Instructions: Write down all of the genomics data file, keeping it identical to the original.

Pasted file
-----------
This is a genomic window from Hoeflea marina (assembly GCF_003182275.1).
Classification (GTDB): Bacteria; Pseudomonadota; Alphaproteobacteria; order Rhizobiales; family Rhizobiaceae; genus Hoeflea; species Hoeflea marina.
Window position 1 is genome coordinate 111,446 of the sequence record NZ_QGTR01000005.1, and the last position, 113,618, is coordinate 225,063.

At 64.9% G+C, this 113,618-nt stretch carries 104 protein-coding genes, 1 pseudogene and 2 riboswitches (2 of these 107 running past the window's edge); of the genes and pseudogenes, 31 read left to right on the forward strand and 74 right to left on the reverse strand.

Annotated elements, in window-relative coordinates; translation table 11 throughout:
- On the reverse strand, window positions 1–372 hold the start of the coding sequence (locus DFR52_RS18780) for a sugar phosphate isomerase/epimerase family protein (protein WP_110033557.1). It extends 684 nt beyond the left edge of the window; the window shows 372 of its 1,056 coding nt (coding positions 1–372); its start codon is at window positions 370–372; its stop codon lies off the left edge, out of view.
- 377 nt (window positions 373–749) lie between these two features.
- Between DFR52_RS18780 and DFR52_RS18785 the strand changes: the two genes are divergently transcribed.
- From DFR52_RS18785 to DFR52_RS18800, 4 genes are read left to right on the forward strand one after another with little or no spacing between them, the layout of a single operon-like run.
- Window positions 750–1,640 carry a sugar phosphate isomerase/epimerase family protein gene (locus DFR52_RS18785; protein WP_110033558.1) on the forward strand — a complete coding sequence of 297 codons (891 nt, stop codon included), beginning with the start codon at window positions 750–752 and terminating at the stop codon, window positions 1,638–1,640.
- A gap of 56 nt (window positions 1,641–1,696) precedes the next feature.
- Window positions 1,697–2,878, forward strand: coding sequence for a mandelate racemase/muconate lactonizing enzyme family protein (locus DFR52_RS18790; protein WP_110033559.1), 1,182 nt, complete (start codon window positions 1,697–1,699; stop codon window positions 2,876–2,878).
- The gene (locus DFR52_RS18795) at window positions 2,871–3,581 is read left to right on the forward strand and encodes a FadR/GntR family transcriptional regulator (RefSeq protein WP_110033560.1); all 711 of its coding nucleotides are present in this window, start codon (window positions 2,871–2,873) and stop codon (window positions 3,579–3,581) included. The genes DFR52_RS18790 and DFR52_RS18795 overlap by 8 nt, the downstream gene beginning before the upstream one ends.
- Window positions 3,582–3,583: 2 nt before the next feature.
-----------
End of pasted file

This is a genomic window from Hoeflea marina (assembly GCF_003182275.1).
Classification (GTDB): Bacteria; Pseudomonadota; Alphaproteobacteria; order Rhizobiales; family Rhizobiaceae; genus Hoeflea; species Hoeflea marina.
Window position 1 is genome coordinate 111,446 of the sequence record NZ_QGTR01000005.1, and the last position, 113,618, is coordinate 225,063.

At 64.9% G+C, this 113,618-nt stretch carries 104 protein-coding genes, 1 pseudogene and 2 riboswitches (2 of these 107 running past the window's edge); of the genes and pseudogenes, 31 read left to right on the forward strand and 74 right to left on the reverse strand.

Annotated elements, in window-relative coordinates; translation table 11 throughout:
- On the reverse strand, window positions 1–372 hold the start of the coding sequence (locus DFR52_RS18780) for a sugar phosphate isomerase/epimerase family protein (protein WP_110033557.1). It extends 684 nt beyond the left edge of the window; the window shows 372 of its 1,056 coding nt (coding positions 1–372); its start codon is at window positions 370–372; its stop codon lies off the left edge, out of view.
- 377 nt (window positions 373–749) lie between these two features.
- Between DFR52_RS18780 and DFR52_RS18785 the strand changes: the two genes are divergently transcribed.
- From DFR52_RS18785 to DFR52_RS18800, 4 genes are read left to right on the forward strand one after another with little or no spacing between them, the layout of a single operon-like run.
- Window positions 750–1,640 carry a sugar phosphate isomerase/epimerase family protein gene (locus DFR52_RS18785; protein WP_110033558.1) on the forward strand — a complete coding sequence of 297 codons (891 nt, stop codon included), beginning with the start codon at window positions 750–752 and terminating at the stop codon, window positions 1,638–1,640.
- A gap of 56 nt (window positions 1,641–1,696) precedes the next feature.
- Window positions 1,697–2,878, forward strand: coding sequence for a mandelate racemase/muconate lactonizing enzyme family protein (locus DFR52_RS18790; protein WP_110033559.1), 1,182 nt, complete (start codon window positions 1,697–1,699; stop codon window positions 2,876–2,878).
- The gene (locus DFR52_RS18795) at window positions 2,871–3,581 is read left to right on the forward strand and encodes a FadR/GntR family transcriptional regulator (RefSeq protein WP_110033560.1); all 711 of its coding nucleotides are present in this window, start codon (window positions 2,871–2,873) and stop codon (window positions 3,579–3,581) included. The genes DFR52_RS18790 and DFR52_RS18795 overlap by 8 nt, the downstream gene beginning before the upstream one ends.
- Window positions 3,582–3,583: 2 nt before the next feature.